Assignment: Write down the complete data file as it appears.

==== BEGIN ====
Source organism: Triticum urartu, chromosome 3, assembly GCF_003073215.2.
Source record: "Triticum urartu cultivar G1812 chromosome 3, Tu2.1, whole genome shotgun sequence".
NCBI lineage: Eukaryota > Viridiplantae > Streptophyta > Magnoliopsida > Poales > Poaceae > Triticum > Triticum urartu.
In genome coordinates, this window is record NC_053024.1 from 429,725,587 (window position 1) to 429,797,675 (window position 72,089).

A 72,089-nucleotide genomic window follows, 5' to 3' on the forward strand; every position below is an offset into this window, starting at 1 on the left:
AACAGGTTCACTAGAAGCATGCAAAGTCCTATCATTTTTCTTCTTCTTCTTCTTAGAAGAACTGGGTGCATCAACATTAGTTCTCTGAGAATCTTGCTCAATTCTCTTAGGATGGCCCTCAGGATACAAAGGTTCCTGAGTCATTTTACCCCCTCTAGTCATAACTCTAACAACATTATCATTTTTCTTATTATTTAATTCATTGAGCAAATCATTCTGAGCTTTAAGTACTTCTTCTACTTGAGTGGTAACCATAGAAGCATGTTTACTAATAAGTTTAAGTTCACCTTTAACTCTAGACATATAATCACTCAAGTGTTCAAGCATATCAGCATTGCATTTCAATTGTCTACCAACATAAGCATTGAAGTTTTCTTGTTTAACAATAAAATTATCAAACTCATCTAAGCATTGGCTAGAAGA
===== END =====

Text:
Source organism: Triticum urartu, chromosome 3, assembly GCF_003073215.2.
Source record: "Triticum urartu cultivar G1812 chromosome 3, Tu2.1, whole genome shotgun sequence".
NCBI lineage: Eukaryota > Viridiplantae > Streptophyta > Magnoliopsida > Poales > Poaceae > Triticum > Triticum urartu.
In genome coordinates, this window is record NC_053024.1 from 429,725,587 (window position 1) to 429,797,675 (window position 72,089).

A 72,089-nucleotide genomic window follows, 5' to 3' on the forward strand; every position below is an offset into this window, starting at 1 on the left:
AACAGGTTCACTAGAAGCATGCAAAGTCCTATCATTTTTCTTCTTCTTCTTCTTAGAAGAACTGGGTGCATCAACATTAGTTCTCTGAGAATCTTGCTCAATTCTCTTAGGATGGCCCTCAGGATACAAAGGTTCCTGAGTCATTTTACCCCCTCTAGTCATAACTCTAACAACATTATCATTTTTCTTATTATTTAATTCATTGAGCAAATCATTCTGAGCTTTAAGTACTTCTTCTACTTGAGTGGTAACCATAGAAGCATGTTTACTAATAAGTTTAAGTTCACCTTTAACTCTAGACATATAATCACTCAAGTGTTCAAGCATATCAGCATTGCATTTCAATTGTCTACCAACATAAGCATTGAAGTTTTCTTGTTTAACAATAAAATTATCAAACTCATCTAAGCATTGGCTAGAAGA